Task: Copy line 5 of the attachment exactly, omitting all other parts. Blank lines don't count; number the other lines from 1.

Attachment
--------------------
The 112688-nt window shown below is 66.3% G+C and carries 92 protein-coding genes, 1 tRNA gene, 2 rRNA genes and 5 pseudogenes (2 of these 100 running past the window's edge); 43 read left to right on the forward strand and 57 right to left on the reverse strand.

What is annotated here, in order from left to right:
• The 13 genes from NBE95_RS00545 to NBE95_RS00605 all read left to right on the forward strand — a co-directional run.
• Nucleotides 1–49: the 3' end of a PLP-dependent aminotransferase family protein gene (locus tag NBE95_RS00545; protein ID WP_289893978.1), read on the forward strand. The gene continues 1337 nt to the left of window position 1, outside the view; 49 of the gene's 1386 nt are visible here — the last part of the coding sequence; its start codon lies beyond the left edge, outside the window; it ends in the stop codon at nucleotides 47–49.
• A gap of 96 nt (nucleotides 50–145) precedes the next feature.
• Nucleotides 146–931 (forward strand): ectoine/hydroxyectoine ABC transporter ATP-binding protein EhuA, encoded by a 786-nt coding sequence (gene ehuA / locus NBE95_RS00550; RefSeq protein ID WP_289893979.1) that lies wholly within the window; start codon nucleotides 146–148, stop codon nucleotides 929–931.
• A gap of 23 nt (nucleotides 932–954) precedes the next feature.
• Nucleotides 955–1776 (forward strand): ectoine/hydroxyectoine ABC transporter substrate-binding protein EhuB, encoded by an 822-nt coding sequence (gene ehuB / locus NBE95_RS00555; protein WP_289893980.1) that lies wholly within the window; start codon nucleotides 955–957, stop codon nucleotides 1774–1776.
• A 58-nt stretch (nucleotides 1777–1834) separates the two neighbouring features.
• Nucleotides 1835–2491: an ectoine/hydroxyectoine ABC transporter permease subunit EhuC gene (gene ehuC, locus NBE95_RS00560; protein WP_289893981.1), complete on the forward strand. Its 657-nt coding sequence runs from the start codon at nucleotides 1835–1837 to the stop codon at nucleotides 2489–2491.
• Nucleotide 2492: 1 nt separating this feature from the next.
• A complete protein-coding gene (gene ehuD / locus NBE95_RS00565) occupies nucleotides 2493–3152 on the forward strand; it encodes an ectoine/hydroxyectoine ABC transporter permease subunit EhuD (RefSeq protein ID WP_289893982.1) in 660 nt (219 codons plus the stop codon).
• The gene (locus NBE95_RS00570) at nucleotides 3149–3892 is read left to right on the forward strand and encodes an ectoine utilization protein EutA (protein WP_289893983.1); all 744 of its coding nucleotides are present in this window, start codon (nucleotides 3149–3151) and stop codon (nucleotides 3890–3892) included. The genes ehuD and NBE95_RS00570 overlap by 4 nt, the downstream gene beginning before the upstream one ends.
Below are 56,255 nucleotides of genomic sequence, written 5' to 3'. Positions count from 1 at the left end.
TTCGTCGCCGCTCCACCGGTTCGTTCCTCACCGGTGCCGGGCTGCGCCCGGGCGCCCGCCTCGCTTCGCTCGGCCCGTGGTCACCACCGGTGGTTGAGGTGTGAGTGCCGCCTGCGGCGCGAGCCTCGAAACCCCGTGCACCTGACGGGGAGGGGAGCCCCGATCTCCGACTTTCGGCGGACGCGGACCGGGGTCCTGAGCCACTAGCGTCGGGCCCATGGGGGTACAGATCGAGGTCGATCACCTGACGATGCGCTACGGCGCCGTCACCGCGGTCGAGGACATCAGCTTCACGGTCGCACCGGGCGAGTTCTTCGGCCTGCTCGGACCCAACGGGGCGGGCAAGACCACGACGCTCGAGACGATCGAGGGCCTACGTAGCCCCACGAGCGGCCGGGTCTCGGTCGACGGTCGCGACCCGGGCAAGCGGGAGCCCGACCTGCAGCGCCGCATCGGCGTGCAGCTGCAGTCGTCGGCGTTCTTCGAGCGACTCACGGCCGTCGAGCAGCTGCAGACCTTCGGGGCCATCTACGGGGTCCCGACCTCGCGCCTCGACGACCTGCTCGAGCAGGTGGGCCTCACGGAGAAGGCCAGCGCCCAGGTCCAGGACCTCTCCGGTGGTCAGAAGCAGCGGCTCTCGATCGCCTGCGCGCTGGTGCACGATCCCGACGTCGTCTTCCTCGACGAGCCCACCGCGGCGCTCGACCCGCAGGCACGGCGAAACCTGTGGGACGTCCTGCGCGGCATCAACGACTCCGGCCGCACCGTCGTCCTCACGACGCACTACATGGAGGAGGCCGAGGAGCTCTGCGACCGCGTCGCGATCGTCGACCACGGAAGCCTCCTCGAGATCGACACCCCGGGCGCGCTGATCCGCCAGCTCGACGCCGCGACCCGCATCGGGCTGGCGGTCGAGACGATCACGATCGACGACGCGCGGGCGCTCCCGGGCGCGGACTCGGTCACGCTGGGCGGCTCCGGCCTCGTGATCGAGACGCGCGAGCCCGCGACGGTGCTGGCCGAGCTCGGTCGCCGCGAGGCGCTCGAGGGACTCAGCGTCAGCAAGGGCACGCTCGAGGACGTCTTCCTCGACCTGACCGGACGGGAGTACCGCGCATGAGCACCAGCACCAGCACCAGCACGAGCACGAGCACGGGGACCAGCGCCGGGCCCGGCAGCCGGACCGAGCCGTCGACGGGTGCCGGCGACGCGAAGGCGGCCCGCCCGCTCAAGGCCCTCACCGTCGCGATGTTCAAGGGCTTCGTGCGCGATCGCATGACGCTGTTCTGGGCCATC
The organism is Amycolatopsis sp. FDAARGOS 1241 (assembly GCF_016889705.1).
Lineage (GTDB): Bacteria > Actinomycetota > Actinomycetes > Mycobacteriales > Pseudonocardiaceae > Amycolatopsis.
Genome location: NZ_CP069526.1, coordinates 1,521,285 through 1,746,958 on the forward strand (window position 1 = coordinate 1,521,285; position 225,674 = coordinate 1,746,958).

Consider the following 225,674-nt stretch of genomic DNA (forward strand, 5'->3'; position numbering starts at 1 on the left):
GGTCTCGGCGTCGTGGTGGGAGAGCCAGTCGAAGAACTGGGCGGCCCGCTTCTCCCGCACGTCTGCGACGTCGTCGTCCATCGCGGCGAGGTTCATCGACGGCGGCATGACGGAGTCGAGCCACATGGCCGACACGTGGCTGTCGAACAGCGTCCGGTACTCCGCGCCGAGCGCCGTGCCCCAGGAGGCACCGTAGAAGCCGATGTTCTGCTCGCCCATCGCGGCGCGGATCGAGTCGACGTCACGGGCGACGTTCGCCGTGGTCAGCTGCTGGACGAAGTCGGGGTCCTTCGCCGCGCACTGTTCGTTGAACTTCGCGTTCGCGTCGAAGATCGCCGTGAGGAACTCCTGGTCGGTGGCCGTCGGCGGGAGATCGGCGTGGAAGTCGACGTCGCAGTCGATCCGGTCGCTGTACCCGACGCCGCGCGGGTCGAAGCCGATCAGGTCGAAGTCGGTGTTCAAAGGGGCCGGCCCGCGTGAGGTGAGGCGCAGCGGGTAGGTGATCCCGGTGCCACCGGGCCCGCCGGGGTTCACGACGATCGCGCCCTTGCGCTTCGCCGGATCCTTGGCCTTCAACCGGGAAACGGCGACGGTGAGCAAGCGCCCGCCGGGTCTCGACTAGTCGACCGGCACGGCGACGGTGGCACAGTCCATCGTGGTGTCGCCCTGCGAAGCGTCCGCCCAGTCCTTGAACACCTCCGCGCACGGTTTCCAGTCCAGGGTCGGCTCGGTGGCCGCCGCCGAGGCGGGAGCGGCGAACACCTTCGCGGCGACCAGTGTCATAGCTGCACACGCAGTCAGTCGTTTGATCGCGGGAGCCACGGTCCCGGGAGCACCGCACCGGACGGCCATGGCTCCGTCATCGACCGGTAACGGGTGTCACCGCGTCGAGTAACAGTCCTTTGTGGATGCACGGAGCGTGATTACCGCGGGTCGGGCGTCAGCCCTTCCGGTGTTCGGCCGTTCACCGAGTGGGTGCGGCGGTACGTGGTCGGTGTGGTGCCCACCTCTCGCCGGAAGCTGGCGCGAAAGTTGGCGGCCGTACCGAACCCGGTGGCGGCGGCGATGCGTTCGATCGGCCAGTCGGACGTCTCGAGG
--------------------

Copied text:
• A gap of 96 nt (nucleotides 50–145) precedes the next feature.